Long John finally produces

alan haighSeptember 30, 2010

Our long, dry and warm growing season produced an outstanding plum crop and Long John finally showed its stuff. At several sites the variety bore heavy crops of outstanding plums.

The flavor is not quite up to the finest of desert plums, even of its type but when allowed to get soft ripe the brix are there and it's very good. In fact the dry weather allowed it to almost turn into prunes on the tree and once the fruit begins to shrivel it gets a quality almost like a tropical fruit.

The huge size of the fruit and it's oblong shape make it just an amazing physical specimen. I'm sure it would be sought out by consumers at fruit stands.

I would still recommend Valor over it for its season (Valor's a few days later) even though Valor's fruit is not so amazing to look at. Its flavor is more complex and the plums are quite large, but more oval. My only complaint about Valor is that it gets more PC stings then any plum I grow. Best to leave half thinned in a low-spray program.

Actually I'm not ready to recommend LJ at all unless the trees I manage start to produce plums consistently from now forward. I'm hoping that the meager production of previous years was because the variety takes a long time to mature.

I do regret cutting down most of the LJ's in my nursery. It may have been premature.

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marc5(6aOH)

Hman, thanks for the report. When did you put in the Long Johns? My tree was planted in 2005, and still no fruit. I got a handful of Empress this year, but the later pickings were really good. Still nothing from my Ouillins, which Jim Cummins claimed is his favorite of all stone fruits. Your report of late picking has convinced me to delay picking as long as possible when my plums appear next year.

    Bookmark   September 30, 2010 at 9:59AM
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alan haigh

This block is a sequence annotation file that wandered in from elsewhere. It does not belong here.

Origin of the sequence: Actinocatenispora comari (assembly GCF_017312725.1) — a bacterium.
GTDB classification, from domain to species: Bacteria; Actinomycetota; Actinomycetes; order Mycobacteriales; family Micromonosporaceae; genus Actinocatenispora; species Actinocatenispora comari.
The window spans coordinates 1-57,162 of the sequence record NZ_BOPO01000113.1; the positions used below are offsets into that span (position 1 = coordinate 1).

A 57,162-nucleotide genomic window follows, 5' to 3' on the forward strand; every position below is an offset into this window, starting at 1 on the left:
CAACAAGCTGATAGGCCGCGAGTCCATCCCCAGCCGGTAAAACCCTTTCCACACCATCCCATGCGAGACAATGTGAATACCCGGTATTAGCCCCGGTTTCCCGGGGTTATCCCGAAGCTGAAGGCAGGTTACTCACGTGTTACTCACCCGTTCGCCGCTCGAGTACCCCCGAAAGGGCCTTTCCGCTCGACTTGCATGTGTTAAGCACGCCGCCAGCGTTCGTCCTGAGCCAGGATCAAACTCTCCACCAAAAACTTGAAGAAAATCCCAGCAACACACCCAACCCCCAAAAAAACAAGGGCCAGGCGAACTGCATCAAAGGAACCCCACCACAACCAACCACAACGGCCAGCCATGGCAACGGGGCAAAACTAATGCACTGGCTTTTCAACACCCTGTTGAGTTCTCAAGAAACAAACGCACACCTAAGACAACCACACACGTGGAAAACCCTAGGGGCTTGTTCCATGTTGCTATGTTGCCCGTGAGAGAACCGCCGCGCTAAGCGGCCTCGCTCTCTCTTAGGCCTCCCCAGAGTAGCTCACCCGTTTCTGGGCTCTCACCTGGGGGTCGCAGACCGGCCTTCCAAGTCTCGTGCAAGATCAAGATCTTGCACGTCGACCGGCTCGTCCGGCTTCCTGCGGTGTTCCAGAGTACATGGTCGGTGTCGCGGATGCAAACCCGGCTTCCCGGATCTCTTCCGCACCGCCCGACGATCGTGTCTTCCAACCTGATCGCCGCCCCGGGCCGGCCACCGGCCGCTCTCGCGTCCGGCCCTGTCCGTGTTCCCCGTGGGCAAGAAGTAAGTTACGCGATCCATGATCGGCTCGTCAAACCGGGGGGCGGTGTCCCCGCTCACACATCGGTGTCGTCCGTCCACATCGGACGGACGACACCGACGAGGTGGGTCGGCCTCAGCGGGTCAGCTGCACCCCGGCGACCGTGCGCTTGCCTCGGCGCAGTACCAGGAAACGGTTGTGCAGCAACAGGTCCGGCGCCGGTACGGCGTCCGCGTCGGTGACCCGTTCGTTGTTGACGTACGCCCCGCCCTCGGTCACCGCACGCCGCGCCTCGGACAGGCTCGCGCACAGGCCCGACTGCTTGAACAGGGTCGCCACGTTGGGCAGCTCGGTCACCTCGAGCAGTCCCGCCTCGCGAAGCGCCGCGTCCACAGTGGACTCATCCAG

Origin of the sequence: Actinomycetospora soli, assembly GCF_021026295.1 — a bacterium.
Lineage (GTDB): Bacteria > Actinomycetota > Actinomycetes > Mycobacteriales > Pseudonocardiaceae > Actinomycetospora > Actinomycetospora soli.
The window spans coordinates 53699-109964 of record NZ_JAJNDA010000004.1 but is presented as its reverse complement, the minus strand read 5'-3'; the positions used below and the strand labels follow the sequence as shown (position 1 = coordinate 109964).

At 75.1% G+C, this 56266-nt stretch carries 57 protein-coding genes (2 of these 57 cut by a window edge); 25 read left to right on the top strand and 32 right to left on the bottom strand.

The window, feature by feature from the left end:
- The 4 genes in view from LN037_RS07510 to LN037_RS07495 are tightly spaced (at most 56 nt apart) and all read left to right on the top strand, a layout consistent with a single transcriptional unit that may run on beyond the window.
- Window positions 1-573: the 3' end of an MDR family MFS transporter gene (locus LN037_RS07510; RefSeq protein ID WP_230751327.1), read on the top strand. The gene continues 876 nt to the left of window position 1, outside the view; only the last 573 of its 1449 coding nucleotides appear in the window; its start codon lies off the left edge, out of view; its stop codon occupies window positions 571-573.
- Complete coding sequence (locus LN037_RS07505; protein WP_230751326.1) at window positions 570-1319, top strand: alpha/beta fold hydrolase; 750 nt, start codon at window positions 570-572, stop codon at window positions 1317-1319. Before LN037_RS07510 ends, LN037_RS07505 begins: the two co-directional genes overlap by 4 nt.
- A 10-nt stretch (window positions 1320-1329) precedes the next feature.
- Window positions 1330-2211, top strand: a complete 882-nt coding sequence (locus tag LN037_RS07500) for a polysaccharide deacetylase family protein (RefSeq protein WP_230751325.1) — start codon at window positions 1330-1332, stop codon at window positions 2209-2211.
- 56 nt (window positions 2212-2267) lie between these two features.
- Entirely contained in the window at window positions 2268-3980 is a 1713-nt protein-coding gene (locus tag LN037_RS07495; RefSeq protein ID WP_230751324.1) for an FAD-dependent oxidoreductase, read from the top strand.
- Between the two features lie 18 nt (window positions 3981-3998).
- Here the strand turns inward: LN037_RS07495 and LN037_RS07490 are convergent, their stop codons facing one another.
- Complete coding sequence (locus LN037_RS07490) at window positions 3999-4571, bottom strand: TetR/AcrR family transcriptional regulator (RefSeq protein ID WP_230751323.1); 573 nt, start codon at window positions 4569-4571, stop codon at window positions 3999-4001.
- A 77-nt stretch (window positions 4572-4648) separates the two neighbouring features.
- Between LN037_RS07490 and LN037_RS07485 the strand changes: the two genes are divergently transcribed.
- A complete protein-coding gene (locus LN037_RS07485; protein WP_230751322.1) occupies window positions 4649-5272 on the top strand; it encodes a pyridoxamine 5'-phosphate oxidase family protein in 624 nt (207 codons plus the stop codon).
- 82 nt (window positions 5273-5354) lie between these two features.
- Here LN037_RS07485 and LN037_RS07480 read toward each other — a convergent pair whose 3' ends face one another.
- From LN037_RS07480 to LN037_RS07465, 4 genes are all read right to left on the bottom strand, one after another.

Marc, Oullins is wonderful (often called "best of its season"), but on Myro very slow to come into production IME, unlike Empress which seems born to fruit.

Empress is good, but even fully ripened doesn't quite get to that level I call exquisite in my limited experience with it. I'm putting a bearing age tree in my personal orchard anyway because it does such a good job of setting fruit and because I like its lateness. Valor is not quite as consistent of a bearer here, it seems.

The LJ's I'm writing about are probably 9 years old, but on Myro. What rootstock are yours on?

    Bookmark   September 30, 2010 at 10:34AM
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olpea(zone 6 KS)

Hman,

I'd given up on Long John because I heard the flavor was mediocre. Now you have me interested in it again.

From a fruit stand perspective is the flavor still good if picked before it starts shriveling. I'm thinking it'd be hard to interest people when it starts to shrivel.

Also, can you talk a little more about the production issues - as Mark mentioned, precocity, cracking, bac. spot?

This plum sounds exciting. I loved seeing people blown away by really large fruit this summer (when I had it). But it has to taste good too.

    Bookmark   September 30, 2010 at 10:38AM
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theaceofspades(7 Long Island)

marc, surprised, here Oullins grows very fast for a Euro gage type plum.

Harvest, do you get yellow jackets on the LJ. The yellow jackets like sweet and late around here but this season everything was earlier and the y jackets missed it. I'll put LJ on my scion want list now, I avoided it based on earlier reports.

    Bookmark   September 30, 2010 at 1:31PM
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alan haigh

Olpea, the flavor was fine before they began to shrivel, just not top notch, but I really think they'd fly out of the box at a farm stand- they really are the most visually impressive prune plum I've ever seen. You do need to wait for flesh to turn amber like any Euro plum I grow.

Given that Cornell would not release a plum that is a shy or even very late(age wise) cropper I wonder what the story is with this one.